China's ambassador to Canada is telling Canadians to "not be blinded" by differences in the countries' stances on human rights, days after the Chinese foreign minister berated a journalist for raising the issue at a press conference.
Wang Yi, the first Chinese foreign minister to visit Canada in seven years, has taken heat for what's been called an undiplomatic response to a reporter's question on China's human rights record and the ongoing imprisonment of Canadian Kevin Garrett, who is charged with espionage.
Ambassador Luo Zhaohui weighed in on the controversy surrounding the visit in an opinion piece for the Globe and Mail on Sunday, touting China's "tremendous and universally recognized achievements in the protection and promotion of human rights."
Zhaohui conceded that China's human rights record wasn't perfect and added that the country was willing to discuss it, but dismissed "microphone diplomacy" as the right approach, adding that "it will only serve to mislead the public, adversely affect co-operation and harm both sides' interests.
"Finger-pointing is not a proper way to treat guests," he wrote.
'Your question is full of prejudice against China and arrogance.'
During a joint press conference with Canada's Foreign Affairs Minister Stephane Dion last week, Wang responded to a question aimed at Dion from an iPolitics reporter on behalf of several other news organizations.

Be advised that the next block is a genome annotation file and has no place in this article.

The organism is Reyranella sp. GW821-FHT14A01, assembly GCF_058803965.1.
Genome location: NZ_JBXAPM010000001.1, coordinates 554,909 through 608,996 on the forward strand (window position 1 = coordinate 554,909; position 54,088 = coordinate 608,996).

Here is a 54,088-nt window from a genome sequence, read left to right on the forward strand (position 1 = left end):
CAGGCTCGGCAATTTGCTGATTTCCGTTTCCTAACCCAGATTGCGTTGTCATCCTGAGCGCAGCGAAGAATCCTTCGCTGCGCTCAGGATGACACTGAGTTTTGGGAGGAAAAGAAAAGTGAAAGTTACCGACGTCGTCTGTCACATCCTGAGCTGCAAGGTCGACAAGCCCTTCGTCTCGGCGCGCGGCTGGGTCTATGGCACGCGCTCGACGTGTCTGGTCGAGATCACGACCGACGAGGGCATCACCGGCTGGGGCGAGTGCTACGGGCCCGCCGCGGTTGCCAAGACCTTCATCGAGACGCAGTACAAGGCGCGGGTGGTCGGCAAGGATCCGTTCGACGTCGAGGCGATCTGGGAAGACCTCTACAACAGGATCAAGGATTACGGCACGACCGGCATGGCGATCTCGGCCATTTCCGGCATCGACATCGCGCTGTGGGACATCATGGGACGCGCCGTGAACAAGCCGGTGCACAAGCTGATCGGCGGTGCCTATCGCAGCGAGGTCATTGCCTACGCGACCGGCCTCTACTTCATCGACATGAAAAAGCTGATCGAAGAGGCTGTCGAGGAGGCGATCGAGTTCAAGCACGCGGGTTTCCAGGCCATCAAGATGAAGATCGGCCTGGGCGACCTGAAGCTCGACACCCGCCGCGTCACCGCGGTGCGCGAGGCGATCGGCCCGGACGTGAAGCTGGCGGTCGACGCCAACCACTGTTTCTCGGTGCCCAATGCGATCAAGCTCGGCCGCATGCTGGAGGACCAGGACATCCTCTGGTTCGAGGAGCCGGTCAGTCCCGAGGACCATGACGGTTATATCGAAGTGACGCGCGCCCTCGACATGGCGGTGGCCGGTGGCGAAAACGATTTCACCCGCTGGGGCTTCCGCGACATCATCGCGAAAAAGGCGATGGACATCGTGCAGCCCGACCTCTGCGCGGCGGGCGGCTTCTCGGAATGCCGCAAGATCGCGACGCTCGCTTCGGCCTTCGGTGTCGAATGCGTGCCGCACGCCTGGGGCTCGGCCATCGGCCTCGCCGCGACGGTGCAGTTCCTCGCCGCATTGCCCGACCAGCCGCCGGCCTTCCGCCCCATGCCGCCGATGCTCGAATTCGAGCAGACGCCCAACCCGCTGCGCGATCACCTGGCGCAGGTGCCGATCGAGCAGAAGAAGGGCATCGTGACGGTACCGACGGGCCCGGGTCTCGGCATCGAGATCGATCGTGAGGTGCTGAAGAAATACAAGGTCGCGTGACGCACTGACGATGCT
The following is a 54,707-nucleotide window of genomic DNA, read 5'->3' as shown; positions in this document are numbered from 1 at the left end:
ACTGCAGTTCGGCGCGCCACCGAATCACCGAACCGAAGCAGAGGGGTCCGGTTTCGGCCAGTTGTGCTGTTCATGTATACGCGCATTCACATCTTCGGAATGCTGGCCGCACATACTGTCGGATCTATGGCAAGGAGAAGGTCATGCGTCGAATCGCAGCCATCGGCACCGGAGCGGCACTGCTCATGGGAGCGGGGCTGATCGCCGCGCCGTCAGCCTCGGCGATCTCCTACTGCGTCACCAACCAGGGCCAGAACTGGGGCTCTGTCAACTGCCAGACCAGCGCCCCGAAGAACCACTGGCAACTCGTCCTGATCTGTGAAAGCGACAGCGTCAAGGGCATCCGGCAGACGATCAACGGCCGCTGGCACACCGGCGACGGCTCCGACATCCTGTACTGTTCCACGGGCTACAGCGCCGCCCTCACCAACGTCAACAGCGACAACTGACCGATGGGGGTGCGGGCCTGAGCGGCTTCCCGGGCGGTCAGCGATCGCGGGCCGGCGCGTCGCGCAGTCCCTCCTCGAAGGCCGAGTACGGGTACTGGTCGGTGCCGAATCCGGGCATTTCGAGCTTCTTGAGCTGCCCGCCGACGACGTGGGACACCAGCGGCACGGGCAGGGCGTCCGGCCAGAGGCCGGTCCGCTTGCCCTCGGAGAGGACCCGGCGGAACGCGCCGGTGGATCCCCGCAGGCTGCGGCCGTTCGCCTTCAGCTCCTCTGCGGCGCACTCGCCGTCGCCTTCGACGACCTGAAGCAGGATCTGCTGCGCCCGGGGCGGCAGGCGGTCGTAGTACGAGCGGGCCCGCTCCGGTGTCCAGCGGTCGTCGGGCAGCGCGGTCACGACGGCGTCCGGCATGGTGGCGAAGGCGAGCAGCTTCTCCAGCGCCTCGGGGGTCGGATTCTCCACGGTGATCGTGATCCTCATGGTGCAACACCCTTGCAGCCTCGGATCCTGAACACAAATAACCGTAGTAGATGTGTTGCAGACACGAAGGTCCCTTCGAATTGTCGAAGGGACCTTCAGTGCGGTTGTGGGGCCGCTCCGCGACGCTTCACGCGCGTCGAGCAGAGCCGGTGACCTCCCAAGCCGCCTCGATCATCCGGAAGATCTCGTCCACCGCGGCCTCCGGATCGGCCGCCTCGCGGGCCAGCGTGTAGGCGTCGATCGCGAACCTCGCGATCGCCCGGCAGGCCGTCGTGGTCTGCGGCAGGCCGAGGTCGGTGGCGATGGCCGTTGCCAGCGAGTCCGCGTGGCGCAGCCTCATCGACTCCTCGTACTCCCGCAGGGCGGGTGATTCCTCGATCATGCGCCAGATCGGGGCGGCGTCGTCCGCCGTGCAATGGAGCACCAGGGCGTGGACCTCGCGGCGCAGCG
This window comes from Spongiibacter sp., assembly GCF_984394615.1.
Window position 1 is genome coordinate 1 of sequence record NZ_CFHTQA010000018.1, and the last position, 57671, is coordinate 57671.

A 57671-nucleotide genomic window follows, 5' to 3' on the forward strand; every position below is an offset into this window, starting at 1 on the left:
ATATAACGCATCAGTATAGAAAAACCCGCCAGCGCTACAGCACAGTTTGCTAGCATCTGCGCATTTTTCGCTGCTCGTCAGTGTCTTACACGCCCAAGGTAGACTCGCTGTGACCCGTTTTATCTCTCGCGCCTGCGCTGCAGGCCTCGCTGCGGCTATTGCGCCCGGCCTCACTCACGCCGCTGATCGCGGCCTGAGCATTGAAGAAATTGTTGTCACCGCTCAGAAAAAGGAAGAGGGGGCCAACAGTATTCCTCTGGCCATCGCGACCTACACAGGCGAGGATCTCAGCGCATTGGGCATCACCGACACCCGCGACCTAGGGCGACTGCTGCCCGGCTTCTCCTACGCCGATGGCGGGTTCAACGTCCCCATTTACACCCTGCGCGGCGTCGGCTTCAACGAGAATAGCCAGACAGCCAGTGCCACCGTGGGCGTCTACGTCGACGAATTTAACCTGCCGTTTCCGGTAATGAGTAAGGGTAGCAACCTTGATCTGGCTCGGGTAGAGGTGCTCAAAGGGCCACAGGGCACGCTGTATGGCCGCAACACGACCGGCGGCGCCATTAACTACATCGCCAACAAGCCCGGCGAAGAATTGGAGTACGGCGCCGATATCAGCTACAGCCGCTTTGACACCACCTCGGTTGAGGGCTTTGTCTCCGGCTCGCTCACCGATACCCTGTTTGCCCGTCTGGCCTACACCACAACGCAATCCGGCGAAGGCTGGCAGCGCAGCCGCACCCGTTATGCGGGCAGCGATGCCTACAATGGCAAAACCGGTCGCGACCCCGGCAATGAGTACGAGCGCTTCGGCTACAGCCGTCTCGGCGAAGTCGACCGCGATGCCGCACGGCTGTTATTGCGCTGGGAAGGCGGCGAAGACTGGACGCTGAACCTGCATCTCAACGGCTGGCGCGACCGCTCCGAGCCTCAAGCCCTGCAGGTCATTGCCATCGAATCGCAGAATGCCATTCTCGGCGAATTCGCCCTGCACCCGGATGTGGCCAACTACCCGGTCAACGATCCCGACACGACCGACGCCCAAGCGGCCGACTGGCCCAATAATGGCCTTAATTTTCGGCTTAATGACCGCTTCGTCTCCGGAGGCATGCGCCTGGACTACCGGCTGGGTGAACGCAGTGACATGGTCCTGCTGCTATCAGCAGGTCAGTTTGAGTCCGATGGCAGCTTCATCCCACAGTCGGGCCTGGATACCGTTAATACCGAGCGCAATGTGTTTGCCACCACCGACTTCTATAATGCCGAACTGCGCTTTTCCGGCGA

Wang appeared visibly irritated as he delivered a lengthy response, berating the journalist through a translator, suggesting that she not "ask questions in such an irresponsible manner," and adding that while the country welcomes "goodwill suggestions," they "reject groundless or unwarranted accusations."
"Your question is full of prejudice against China and arrogance," said Wang. "I don't know where that comes from. This is totally unacceptable."
He questioned the reporter's understanding of China and asked if she'd ever been there.
"Do you know that China has lifted more than 600 million people out of poverty? And do you know the China is now the second-largest economy in the world from a very low foundation?" he asked. "And do you know China has written protection and promotion of human rights into our constitution?"
"Other people don't know better than the Chinese people about the human rights condition in China and it is the Chinese people who are in the best situation, in the best position to have a say about China's human rights situation," he continued.
In his own response, Dion said that he had brought up Garatt's case to Wang and that the two had "honest and frank conversations on human rights and consular affairs."
The Canadian government stayed silent on the issue until Friday morning when Dion tweeted, thanking reporter Amanda Connelly for her questions and demonstrating what press freedom means.
"Calling for #humanrights anywhere is everyone's prerogative," he tweeted. "And your questions provided an immediate example, which I used in my meeting to highlight how important #humanrights are for Canadians."
Prime Minister Justin Trudeau later told reporters that the Canadian government had made their "dissatisfaction" known to both Wang and the ambassador of China to Canada -- "our dissatisfaction with the way our journalists were treated."
"The fact of the matter is freedom of the press is extremely important to me," he said, adding that he uses any meeting with representatives of the Chinese government to raise concerns about human rights in the country, as well as Garratt's case.
Follow Tamara Khandaker on Twitter: @anima_tk